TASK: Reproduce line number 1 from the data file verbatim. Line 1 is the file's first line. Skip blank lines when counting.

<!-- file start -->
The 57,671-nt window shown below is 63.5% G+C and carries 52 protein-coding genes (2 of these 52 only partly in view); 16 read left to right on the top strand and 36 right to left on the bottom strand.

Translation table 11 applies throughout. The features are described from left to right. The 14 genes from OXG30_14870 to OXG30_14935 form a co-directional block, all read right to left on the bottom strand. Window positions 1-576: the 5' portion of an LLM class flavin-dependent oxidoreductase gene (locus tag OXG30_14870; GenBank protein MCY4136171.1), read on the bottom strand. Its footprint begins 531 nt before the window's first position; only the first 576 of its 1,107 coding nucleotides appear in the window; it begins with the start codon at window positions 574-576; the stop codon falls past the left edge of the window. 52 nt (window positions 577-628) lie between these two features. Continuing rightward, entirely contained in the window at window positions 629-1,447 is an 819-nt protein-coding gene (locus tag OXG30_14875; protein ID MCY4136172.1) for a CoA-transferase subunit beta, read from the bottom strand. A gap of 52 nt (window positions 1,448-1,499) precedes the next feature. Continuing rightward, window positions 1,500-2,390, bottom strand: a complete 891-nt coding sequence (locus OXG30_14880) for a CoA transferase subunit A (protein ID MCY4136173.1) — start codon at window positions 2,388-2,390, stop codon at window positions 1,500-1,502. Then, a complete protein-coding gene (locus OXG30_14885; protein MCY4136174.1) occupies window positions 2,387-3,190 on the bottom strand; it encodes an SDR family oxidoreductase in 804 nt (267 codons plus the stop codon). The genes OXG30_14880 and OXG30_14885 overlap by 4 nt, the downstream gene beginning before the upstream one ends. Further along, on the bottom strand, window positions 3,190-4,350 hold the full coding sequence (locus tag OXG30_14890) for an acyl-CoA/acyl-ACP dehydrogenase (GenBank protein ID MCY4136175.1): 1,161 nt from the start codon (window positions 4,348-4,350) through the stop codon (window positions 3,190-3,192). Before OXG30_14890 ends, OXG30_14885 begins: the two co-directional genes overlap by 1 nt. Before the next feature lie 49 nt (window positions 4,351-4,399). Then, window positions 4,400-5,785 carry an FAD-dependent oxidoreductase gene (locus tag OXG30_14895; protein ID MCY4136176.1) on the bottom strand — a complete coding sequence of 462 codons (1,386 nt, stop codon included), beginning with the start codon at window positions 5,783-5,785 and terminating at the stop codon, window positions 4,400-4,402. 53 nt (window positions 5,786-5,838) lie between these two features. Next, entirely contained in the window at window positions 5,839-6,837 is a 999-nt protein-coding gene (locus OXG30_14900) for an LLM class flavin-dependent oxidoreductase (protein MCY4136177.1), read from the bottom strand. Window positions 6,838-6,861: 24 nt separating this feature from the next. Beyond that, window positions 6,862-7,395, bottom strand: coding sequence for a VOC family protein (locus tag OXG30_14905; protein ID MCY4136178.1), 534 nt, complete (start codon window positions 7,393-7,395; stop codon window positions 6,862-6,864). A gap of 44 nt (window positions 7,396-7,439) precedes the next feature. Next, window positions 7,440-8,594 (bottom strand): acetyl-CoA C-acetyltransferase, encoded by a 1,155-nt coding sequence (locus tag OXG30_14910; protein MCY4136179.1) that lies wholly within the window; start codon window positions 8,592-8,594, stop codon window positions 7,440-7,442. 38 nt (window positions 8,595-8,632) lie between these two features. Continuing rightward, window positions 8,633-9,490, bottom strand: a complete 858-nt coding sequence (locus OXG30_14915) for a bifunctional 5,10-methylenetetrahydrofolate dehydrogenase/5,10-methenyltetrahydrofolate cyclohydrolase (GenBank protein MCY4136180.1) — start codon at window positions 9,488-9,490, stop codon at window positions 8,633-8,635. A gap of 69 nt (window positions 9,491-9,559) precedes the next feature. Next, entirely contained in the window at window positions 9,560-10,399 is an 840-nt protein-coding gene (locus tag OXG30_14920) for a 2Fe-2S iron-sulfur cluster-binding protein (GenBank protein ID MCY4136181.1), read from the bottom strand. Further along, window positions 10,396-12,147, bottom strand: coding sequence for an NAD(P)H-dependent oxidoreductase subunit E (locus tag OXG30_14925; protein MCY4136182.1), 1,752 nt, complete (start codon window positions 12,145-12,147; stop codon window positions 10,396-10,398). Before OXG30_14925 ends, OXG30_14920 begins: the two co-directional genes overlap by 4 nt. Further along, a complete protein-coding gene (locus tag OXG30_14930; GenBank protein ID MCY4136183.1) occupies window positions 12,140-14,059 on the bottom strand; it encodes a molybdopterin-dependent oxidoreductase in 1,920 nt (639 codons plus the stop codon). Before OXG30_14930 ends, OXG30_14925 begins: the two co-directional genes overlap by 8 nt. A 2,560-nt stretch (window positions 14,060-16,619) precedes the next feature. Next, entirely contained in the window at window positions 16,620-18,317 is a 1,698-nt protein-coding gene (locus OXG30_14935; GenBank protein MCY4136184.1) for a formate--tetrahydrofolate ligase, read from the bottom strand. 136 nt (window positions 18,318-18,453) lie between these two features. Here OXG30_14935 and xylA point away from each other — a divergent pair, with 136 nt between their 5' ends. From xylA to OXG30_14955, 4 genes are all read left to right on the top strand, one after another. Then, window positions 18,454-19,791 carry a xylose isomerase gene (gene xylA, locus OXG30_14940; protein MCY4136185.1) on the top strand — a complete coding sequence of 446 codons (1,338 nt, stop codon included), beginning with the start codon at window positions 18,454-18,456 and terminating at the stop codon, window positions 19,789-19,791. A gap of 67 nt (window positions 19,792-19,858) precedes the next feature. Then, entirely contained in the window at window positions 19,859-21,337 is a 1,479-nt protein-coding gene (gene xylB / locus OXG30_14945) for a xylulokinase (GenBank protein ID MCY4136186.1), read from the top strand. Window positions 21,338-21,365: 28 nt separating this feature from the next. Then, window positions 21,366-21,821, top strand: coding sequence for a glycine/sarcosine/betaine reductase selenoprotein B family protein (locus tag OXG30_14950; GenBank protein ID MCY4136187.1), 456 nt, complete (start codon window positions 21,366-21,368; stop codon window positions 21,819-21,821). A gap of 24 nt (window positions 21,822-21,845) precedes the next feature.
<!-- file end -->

The 57,671-nt window shown below is 63.5% G+C and carries 52 protein-coding genes (2 of these 52 only partly in view); 16 read left to right on the top strand and 36 right to left on the bottom strand.